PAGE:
Toy Car Gives Child with Cerebral Palsy Mobility and Control
"Madeline Hauschild, 3, is thrilled to be at the wheel of her modified toy car at the UNMC Student Life Center on Wednesday [August 10, 2016]. Cars such as Madeline's enable children with little mobility to get around without feeling reliant on parents or siblings." Source of caption and photo: online version of the Omaha World-Herald article quoted and cited below.
(p. 1B) Now Madeline Hauschild will be able to drive a toy car just like her brother.
On Wednesday [August 10, 2016] Madeline, 3, received a battery-operated toy car modified so that she could sit in it and make it go forward by pushing a large button on the steering wheel. Madeline, who has cerebral palsy, was one of six small children who received cars through a program overseen by the University of Nebraska Medical Center and Children's Hospital & Medical Center.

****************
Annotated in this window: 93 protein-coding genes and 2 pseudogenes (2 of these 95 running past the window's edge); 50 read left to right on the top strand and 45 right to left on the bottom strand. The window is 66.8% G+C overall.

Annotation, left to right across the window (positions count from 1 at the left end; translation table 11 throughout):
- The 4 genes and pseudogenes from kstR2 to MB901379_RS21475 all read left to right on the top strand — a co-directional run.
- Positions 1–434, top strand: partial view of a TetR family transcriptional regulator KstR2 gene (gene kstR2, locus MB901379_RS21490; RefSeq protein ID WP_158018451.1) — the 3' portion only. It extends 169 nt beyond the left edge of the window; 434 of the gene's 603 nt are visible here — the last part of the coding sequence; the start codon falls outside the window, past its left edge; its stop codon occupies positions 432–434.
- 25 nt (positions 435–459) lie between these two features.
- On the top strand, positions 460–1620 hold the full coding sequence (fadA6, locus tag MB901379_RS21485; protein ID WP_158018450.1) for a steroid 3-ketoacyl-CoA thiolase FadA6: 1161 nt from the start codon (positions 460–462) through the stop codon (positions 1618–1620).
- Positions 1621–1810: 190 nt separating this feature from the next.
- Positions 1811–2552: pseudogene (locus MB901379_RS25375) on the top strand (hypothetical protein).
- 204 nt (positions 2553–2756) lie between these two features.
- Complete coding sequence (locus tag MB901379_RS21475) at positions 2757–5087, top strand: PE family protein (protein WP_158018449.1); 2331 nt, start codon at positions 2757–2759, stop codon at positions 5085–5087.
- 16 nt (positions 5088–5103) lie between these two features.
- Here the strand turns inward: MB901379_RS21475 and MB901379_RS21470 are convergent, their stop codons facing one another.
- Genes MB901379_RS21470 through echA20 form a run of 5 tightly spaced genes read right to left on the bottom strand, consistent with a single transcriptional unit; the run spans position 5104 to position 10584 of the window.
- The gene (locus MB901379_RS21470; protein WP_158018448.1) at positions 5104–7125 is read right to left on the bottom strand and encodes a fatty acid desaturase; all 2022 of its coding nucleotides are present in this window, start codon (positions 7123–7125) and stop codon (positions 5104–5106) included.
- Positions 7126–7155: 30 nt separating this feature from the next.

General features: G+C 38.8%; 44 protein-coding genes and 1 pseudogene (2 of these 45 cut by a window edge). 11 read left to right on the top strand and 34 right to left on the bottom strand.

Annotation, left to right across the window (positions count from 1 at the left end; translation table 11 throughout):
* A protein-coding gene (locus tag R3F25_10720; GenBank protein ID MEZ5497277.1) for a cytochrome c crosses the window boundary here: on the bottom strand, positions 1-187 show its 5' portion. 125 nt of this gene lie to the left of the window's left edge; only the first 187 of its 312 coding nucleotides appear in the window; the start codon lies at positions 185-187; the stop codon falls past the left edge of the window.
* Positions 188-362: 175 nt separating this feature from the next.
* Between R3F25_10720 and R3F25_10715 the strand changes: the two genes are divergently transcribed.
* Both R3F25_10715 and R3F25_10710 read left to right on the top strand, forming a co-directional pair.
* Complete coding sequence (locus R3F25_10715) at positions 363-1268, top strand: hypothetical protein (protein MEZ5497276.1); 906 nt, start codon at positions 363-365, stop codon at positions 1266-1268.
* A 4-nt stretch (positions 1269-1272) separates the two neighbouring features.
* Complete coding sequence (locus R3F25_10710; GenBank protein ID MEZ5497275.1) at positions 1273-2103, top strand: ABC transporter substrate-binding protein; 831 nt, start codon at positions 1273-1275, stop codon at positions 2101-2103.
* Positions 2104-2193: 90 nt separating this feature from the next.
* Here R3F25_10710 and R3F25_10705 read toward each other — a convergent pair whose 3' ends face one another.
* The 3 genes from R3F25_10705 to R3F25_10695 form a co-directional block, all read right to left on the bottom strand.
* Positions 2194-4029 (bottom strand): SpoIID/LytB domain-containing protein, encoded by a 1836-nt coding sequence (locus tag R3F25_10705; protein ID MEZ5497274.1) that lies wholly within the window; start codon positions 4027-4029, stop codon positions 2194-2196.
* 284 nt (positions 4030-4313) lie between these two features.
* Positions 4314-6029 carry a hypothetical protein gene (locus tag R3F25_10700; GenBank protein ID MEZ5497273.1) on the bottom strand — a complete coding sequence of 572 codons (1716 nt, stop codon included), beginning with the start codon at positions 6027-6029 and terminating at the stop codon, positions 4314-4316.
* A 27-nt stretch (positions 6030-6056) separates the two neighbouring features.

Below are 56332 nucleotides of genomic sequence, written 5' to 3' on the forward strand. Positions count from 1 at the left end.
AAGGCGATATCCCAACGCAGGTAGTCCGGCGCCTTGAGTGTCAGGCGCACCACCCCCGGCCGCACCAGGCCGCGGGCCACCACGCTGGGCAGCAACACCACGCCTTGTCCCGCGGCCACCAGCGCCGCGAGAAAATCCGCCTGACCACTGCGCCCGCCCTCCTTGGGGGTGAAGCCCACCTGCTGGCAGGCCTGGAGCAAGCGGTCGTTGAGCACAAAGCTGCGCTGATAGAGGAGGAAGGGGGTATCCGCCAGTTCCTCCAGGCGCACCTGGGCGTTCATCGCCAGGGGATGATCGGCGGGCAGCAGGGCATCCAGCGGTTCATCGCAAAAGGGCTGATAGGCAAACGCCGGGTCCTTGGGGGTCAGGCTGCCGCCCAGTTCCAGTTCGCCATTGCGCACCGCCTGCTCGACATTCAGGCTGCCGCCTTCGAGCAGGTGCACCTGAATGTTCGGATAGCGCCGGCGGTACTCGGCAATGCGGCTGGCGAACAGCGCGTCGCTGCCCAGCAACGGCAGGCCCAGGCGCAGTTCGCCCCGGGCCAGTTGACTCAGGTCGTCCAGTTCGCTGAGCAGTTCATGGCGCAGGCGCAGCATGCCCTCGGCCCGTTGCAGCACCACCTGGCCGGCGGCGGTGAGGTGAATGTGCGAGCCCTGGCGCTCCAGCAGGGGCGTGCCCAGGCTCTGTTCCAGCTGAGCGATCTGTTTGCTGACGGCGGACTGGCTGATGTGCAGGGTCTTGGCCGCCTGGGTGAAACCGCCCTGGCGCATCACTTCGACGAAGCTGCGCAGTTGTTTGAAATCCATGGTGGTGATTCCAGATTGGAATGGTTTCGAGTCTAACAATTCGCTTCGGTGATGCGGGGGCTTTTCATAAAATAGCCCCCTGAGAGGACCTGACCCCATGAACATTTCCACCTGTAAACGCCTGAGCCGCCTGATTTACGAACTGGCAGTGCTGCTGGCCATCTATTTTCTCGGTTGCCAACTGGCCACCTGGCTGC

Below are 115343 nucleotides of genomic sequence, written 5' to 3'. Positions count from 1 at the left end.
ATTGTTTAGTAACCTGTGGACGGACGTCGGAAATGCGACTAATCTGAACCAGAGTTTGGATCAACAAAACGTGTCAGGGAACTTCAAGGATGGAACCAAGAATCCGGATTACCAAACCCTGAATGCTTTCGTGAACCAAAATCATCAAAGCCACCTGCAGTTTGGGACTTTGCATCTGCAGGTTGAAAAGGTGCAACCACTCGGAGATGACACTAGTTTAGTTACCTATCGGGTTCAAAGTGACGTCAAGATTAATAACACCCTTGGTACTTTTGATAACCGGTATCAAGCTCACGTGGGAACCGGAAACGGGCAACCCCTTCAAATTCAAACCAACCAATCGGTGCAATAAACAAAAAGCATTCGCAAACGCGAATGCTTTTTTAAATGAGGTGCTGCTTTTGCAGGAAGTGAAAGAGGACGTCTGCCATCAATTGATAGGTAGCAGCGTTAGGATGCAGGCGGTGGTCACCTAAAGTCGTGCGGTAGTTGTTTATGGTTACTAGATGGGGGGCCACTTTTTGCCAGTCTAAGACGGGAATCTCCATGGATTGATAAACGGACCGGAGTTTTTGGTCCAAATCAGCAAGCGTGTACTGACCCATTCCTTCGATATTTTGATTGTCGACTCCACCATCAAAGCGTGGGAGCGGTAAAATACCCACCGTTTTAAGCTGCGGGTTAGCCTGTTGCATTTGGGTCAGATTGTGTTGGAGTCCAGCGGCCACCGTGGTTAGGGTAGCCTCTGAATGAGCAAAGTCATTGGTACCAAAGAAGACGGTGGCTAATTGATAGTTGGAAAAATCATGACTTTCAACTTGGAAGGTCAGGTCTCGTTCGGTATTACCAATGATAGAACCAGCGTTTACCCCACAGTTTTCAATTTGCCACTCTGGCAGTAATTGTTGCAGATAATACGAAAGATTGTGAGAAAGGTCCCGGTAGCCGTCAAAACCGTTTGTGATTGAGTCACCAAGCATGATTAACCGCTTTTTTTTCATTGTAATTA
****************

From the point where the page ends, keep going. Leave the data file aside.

. . .
The cars give children with little mobility the opportunity to play, explore and socialize rather than feeling stuck and dependent on parents or siblings to move them around.
. . .
(p. 5B) Cerebral palsy is a disorder that causes movement, posture and other developmental problems. Among Madeline's challenges: She can't walk or bear any weight on her legs.
Madeline, of Syracuse, Nebraska, smiled and pounded the button, giving her a herky-jerky ride.
. . .
"Is that fun?" Madeline's mother, Kelly Hauschild, asked as her daughter enjoyed the erratic drive in a room at UNMC's Student Life Center. "You do like it, don't you?"
. . .
"I loved seeing her be able to operate it all by herself, and her smiles," Hauschild said.
For the full story, see:
Ruggles, Rick. "Toy Cars Give Kids Vroom to Maneuver." Omaha World-Herald (Thurs., Aug. 11, 2016): 1B & 5B.
(Note: ellipses, and bracketed date, added.)